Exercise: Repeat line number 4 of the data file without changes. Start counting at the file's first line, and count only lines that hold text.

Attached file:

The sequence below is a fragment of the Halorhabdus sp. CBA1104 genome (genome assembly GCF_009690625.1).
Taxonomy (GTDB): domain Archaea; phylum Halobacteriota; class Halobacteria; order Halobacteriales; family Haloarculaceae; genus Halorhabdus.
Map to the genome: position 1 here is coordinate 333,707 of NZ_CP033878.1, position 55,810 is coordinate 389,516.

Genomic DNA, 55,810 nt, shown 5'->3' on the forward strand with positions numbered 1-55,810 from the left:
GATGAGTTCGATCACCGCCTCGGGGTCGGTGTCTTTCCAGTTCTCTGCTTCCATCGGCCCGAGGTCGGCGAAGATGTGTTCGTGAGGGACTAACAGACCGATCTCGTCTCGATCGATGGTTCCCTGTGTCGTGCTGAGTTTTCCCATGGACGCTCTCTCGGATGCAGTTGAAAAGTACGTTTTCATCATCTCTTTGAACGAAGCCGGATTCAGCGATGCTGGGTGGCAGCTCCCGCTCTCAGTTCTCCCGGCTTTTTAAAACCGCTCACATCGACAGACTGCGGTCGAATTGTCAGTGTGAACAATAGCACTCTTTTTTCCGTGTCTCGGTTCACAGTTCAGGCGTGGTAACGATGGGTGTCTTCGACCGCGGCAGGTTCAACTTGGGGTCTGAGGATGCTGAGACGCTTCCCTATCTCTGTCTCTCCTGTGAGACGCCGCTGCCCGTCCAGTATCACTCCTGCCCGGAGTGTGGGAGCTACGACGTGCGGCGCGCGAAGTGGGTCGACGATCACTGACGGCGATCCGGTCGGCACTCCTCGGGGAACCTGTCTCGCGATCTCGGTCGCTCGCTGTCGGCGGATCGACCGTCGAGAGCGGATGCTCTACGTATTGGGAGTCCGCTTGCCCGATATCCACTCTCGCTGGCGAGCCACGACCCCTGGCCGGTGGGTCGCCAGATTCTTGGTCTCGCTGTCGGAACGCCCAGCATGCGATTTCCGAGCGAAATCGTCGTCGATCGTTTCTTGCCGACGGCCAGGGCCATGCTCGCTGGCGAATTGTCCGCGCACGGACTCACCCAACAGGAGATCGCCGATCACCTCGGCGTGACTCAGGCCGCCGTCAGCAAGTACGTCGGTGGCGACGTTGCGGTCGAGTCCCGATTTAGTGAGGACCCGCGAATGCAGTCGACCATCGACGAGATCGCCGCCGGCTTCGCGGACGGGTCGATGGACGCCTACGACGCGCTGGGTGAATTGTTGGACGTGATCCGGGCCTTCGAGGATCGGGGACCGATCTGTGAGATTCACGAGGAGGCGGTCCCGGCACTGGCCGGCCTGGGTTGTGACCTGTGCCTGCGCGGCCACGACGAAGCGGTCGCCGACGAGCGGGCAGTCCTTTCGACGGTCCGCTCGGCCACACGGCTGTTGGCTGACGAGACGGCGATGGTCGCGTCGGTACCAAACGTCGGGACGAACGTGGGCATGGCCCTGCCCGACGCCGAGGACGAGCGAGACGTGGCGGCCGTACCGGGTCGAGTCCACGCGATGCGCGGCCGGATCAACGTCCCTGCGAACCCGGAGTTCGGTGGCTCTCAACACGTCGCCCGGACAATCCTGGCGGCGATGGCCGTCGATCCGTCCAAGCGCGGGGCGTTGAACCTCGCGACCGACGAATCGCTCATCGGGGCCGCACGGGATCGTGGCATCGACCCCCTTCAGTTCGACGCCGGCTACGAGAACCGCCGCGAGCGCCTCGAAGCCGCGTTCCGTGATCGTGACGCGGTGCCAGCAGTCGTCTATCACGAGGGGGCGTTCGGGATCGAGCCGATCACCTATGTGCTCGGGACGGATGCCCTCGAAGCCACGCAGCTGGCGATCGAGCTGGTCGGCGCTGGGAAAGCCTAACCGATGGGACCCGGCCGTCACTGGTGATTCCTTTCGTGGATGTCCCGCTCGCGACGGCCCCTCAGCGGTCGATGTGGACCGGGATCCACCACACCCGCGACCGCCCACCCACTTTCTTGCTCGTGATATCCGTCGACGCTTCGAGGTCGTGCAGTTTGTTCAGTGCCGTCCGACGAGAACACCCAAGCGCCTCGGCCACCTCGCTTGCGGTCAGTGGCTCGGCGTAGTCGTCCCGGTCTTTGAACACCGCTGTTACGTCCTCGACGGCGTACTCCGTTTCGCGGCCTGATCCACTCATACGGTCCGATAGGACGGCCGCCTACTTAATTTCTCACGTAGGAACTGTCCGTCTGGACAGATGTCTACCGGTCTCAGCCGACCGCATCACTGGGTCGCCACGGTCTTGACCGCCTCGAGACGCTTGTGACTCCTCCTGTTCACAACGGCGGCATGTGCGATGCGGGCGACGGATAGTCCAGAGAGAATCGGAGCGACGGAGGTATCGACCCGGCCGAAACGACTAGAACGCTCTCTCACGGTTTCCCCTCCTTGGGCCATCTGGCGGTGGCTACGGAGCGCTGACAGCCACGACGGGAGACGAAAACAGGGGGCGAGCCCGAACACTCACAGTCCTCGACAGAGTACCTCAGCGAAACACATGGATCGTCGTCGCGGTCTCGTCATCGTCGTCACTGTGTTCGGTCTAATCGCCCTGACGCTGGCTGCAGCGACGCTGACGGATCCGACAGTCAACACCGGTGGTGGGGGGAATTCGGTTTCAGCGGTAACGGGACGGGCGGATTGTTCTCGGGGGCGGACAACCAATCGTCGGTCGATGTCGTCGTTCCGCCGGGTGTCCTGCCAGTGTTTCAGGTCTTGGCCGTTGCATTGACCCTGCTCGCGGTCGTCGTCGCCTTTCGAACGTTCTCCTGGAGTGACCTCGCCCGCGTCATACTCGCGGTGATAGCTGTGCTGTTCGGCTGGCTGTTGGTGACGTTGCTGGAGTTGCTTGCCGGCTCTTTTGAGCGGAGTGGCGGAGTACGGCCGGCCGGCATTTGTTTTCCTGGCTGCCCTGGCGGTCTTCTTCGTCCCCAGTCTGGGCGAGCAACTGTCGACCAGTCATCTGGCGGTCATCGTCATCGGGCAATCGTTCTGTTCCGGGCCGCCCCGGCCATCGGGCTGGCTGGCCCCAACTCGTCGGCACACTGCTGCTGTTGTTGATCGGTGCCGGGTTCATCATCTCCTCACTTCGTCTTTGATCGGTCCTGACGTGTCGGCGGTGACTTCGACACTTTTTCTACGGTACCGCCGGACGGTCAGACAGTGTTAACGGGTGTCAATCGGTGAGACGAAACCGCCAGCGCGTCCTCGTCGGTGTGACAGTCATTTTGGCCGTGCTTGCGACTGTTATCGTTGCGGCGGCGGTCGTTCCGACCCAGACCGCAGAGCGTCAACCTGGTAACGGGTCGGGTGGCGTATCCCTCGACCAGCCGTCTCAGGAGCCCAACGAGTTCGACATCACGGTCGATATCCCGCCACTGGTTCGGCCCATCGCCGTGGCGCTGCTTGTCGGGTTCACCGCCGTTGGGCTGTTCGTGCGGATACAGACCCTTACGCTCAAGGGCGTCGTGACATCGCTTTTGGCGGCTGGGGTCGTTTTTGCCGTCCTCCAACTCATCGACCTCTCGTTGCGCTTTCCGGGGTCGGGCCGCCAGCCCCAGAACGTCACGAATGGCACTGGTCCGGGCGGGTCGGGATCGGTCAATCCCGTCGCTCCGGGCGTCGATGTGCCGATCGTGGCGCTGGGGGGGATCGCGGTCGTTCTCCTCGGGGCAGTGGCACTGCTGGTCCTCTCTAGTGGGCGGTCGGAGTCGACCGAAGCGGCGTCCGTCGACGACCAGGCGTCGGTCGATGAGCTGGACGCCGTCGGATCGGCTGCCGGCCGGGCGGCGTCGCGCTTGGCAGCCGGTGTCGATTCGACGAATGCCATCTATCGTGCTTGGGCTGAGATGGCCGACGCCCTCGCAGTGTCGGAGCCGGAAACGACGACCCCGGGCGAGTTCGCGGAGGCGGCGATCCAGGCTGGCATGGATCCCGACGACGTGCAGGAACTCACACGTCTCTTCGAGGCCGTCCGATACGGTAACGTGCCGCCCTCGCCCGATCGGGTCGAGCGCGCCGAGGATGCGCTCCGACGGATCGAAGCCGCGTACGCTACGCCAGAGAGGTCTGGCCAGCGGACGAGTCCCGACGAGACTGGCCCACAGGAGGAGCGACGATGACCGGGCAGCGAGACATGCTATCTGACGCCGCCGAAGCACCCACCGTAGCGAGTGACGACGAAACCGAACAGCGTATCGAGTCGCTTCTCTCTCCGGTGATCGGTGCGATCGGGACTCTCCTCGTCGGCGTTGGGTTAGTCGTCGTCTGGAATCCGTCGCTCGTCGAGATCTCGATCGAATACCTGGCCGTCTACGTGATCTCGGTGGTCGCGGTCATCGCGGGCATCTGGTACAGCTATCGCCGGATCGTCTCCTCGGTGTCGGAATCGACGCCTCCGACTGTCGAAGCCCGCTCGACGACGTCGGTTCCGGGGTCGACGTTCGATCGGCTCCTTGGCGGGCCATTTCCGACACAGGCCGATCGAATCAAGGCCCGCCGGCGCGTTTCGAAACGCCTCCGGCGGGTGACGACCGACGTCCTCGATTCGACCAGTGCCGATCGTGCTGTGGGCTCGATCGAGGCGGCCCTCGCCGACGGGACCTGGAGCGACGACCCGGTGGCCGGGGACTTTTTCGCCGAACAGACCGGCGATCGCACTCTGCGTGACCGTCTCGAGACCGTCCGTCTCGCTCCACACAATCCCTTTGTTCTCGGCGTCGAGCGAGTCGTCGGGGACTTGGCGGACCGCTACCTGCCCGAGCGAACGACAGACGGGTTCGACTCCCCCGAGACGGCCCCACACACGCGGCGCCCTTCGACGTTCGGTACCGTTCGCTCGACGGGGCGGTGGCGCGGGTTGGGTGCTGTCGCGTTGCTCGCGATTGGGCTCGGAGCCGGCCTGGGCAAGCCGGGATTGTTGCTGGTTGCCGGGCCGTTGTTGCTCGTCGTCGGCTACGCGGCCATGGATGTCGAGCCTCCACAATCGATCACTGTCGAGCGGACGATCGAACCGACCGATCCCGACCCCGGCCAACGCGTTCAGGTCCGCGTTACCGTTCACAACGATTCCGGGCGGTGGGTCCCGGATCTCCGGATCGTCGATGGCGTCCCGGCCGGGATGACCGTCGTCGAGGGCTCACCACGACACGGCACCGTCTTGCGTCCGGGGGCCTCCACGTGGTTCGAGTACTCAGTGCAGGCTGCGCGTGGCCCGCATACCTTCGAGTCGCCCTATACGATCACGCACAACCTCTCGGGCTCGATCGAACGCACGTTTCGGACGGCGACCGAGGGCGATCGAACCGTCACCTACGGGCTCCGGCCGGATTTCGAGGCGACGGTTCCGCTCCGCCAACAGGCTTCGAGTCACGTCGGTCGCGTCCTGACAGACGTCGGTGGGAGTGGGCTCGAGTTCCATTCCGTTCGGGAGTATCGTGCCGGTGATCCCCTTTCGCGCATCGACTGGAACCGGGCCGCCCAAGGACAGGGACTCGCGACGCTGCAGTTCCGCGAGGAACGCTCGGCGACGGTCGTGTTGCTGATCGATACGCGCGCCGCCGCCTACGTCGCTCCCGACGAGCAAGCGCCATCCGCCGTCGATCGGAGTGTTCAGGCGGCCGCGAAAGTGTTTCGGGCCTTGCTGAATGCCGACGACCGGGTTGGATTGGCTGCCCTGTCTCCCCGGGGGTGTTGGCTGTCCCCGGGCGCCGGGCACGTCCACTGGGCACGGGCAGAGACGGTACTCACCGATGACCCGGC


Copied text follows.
Genomic DNA, 55,810 nt, shown 5'->3' on the forward strand with positions numbered 1-55,810 from the left: